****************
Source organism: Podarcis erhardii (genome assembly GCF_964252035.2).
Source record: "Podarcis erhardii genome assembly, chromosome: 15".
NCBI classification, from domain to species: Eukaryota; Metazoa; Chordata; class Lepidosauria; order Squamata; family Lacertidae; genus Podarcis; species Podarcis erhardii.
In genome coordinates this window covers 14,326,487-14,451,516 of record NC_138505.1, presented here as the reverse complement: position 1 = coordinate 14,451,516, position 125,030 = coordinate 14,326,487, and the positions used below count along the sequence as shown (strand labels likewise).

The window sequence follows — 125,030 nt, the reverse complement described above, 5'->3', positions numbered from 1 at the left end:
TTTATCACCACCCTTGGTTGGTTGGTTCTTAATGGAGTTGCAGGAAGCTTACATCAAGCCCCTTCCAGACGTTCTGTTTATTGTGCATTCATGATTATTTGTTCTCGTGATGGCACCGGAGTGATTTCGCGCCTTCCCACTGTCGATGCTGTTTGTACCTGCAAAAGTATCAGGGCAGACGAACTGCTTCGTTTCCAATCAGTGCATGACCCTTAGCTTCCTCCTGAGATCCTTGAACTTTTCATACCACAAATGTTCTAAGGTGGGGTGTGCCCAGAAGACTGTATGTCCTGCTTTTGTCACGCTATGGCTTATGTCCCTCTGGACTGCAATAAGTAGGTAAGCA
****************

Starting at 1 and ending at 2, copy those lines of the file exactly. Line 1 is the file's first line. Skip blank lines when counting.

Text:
Source organism: Podarcis erhardii (genome assembly GCF_964252035.2).
Source record: "Podarcis erhardii genome assembly, chromosome: 15".